Beef Buzz News
Two Producers, Two Points Of View At The Senate Agriculture Committee Hearing On Cattle PricesThu, 24 Jun 2021 10:38:49 CDT
On Wednesday, the Senate Agriculture Committee held an official hearing on market transparency and the need to fix the markets. Two cattle producers, two market economists, and one social engineer were involved, totaling five witnesses who presented to the senators. Several senators “testified” as well, sharing their points of view during time they were allocated for questions.
Of the two producers present, the first lead off witness was from the U.S. Cattlemen’s Association, Justin Tupper, who said there has to be more cash market price discovery.
We need the government to step and help make that a reality, he added.
“We are losing our producers at an alarming rate,” Tupper said, “all the while watching big corporate feeders and packers make record profits with the threat of vertical integration hanging over our heads.”
Tupper said there is not enough transparency in the market place and there is not enough competition among those who are wanting to buy cattle from feedlots and cattle producers.
In his auctioneering experience he has learned the most important participant in true price discovery is the second bidder, he said.
He followed up saying in fed cattle market encounters, there is not even a second bidder present.
The second cattle producer to testify was Mark Gardiner of Gardiner Angus Ranch in Ashland, Kansas. He is also an original participant in U.S. Premium Beef.
Gardiner offers the viewpoint that this is all about economics – supply and demand.
“Today, we have too many cattle and too little processing capacity,” he said. “We have a volatile market place created by outside, unavoidable factors.”
Gardiner believes the market place is solving the problem, but it will take time.
The solution for all of this very complicated, Gardiner said. Processors are adding capacity due to the demand for high quality beef, and adding this capacity will simply take time.
The question for us to answer in the meantime is ‘how much damage will regulations do to the marketplace by artificially manipulating the pricing mechanisms?’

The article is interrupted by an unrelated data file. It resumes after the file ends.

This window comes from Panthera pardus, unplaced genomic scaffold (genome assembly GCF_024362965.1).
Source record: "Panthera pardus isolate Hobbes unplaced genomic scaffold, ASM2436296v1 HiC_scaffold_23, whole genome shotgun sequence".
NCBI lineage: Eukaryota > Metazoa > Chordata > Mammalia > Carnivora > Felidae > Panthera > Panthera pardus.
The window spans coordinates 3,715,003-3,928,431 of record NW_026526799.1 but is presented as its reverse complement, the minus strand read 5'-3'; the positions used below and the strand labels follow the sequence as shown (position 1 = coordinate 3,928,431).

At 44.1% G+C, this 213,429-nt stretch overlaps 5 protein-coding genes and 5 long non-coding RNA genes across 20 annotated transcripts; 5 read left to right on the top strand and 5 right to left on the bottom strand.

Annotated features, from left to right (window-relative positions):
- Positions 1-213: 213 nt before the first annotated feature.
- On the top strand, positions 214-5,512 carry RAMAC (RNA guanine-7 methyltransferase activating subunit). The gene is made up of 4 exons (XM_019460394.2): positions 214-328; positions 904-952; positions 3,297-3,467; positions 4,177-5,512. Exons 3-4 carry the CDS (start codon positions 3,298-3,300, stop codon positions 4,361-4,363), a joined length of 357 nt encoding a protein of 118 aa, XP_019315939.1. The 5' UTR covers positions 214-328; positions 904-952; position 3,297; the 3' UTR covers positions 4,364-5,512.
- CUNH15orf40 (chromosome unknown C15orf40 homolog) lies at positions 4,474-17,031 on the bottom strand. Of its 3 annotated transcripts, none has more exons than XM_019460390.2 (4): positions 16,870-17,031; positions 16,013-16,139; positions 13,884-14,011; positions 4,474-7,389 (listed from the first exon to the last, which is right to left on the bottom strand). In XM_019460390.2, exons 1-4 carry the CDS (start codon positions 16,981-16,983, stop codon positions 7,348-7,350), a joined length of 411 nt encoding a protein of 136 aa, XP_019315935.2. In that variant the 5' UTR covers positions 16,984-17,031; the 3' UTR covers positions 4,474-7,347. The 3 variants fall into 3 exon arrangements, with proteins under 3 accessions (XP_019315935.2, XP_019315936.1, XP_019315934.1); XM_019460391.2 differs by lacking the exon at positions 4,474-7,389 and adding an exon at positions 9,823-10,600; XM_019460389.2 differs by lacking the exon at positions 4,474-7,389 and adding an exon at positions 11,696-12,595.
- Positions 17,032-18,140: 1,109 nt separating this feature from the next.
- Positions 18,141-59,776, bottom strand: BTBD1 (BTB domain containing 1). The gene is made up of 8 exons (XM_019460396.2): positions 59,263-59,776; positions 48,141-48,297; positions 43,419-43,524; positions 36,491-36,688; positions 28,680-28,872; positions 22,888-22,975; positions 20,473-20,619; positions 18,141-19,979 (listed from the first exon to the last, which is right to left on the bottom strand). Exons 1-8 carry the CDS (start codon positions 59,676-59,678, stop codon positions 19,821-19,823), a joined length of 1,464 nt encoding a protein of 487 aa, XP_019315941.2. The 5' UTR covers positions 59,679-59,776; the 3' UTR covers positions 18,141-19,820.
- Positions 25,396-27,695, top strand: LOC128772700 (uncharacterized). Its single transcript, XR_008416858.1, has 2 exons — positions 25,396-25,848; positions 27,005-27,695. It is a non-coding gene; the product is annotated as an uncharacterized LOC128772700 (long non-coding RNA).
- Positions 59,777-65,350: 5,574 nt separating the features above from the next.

Gardiner believes experience tells us the consequences of the aforementioned actions can create longer lasting havoc and even greater volatility to our industry.
The two producers disagreed as to whether or not Uncle Sam should step in and mandate how cattle should be marketed, but they did agree we need to renew the Livestock Mandatory Price Reporting rule and that additional price discovery and transparency would be beneficial for the marketplace.
An interesting perspective Tupper offered late in the hearing related to the concept of confidentiality.
One of the current problems with the Livestock Mandatory Price Reporting rule is that in many areas of the United States, there are not enough market participants to allow the USDA to publish some of the data they have received.
Tupper says this has to end.
“If there is not enough participants in the market, we cannot report it,” he said. “The trouble with that is, in a fat cattle market today… if somebody is bidding $1.26, which I got texted this morning, everybody in the industry knows it.”
Tupper then claimed the confidentiality rule that is fallen back on, the 3/70/20 Guideline, does not fit for the industry.
Every time he goes to the USDA, Tupper said he gets “shot backwards” because he “threw up all over confidentiality,” but that is one of big things. They just cannot fit it all in there, he added.
This means the USDA gets more information than they can publish under confidentiality rules. Tupper said this needs to change when the Livestock Mandatory Price Reporting rule is rewritten.
You can review all of the written testimony submitted for the hearing and check out the video of the entire hearing by clicking here.
Click on the LISTEN BAR below to hear more from the Senate Ag Committee hearing.
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